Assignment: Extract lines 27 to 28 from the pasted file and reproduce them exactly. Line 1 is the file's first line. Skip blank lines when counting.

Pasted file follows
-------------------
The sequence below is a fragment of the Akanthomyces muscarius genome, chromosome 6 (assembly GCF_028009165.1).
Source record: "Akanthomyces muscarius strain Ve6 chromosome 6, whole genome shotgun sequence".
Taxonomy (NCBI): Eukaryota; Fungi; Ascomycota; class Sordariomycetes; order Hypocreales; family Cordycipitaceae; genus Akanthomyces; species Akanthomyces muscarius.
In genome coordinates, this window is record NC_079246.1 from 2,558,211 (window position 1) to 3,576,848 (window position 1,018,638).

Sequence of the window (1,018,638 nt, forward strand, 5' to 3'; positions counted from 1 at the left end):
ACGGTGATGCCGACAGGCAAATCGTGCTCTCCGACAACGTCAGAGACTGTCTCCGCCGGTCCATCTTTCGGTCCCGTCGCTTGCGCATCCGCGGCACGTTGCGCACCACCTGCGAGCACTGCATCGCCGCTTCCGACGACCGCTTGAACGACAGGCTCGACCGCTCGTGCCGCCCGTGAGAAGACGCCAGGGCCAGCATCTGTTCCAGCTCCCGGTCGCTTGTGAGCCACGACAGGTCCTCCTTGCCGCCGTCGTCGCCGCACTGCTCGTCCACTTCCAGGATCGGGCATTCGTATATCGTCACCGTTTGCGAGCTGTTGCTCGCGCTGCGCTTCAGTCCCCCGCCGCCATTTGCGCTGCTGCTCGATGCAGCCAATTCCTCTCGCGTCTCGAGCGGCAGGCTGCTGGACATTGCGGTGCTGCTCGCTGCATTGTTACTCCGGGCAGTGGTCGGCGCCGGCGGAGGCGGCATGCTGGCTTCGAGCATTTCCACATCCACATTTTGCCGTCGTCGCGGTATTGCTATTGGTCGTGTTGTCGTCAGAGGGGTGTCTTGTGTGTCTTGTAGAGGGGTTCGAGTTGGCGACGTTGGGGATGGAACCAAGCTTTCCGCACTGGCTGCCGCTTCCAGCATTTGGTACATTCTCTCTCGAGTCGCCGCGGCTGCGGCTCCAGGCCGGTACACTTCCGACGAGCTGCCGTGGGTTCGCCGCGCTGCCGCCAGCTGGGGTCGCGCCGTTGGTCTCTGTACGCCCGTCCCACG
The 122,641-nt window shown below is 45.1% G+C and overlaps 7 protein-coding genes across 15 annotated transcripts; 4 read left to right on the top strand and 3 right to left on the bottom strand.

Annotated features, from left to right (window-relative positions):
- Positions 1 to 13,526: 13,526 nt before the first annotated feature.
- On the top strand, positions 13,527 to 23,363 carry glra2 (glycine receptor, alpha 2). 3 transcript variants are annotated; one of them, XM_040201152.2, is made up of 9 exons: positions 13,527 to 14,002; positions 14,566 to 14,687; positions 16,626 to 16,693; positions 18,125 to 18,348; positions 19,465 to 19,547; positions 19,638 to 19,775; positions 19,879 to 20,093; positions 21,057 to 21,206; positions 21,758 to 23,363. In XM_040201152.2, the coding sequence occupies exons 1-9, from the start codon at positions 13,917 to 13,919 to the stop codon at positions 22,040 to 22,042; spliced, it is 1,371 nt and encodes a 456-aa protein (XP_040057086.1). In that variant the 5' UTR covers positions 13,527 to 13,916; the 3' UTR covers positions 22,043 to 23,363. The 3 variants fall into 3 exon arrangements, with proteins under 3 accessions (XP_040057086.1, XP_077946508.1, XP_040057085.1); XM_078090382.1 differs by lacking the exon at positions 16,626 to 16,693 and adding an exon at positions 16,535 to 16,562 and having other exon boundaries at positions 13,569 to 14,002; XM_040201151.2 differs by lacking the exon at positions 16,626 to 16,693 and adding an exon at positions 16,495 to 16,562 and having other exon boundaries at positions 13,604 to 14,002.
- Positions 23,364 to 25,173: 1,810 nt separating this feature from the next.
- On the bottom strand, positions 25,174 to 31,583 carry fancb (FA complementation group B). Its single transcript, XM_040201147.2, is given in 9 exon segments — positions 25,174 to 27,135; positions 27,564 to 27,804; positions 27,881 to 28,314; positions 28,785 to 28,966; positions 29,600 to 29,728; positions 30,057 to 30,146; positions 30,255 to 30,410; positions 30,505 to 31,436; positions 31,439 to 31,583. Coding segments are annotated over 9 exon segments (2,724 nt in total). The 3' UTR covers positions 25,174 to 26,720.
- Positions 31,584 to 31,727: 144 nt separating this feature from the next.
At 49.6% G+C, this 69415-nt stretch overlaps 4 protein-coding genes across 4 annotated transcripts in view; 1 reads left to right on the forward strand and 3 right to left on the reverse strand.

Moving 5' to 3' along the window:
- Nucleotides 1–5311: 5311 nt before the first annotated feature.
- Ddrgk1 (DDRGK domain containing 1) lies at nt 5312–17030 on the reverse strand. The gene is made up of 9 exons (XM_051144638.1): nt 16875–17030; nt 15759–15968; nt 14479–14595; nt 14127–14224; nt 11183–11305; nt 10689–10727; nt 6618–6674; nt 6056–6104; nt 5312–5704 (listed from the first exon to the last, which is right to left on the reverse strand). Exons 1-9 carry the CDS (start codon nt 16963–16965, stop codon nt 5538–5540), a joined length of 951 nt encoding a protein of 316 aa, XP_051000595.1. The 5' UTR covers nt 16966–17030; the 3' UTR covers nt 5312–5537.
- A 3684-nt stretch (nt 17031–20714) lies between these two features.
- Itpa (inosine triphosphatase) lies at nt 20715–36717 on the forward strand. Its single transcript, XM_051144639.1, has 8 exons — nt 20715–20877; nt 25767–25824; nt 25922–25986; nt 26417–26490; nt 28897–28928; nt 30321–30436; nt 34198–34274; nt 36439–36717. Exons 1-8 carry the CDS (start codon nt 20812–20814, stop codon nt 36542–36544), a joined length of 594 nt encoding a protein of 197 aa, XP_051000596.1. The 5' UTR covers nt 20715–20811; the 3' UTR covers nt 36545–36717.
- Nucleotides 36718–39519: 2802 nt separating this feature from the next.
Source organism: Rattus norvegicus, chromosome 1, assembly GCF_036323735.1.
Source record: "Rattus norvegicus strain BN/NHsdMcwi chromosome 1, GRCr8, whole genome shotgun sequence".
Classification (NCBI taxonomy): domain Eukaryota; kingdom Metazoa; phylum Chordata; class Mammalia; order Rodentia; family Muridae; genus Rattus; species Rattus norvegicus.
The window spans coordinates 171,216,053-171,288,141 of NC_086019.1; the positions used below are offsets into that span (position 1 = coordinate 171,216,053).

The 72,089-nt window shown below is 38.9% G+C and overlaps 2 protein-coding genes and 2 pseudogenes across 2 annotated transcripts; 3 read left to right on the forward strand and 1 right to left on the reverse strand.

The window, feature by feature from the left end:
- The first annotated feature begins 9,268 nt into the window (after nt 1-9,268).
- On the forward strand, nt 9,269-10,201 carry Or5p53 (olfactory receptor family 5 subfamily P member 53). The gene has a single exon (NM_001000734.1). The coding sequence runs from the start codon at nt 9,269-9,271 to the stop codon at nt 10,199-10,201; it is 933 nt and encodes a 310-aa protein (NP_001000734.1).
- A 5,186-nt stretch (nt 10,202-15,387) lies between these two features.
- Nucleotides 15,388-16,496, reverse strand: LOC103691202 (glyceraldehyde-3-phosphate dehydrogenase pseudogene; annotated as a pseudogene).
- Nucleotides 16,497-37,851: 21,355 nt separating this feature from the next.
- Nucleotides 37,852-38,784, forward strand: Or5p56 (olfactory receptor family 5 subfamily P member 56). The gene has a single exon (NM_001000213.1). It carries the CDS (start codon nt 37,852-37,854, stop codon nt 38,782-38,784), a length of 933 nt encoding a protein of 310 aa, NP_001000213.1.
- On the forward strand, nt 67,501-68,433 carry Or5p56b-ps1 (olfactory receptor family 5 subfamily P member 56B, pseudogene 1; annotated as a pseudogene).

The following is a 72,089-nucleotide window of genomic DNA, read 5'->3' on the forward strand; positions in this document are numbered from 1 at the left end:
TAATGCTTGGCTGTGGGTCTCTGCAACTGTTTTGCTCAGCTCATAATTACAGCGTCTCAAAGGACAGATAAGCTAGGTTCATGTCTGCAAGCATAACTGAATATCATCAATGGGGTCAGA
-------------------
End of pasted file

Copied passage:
- The first annotated feature begins 9,268 nt into the window (after nt 1-9,268).
- On the forward strand, nt 9,269-10,201 carry Or5p53 (olfactory receptor family 5 subfamily P member 53). The gene has a single exon (NM_001000734.1). The coding sequence runs from the start codon at nt 9,269-9,271 to the stop codon at nt 10,199-10,201; it is 933 nt and encodes a 310-aa protein (NP_001000734.1).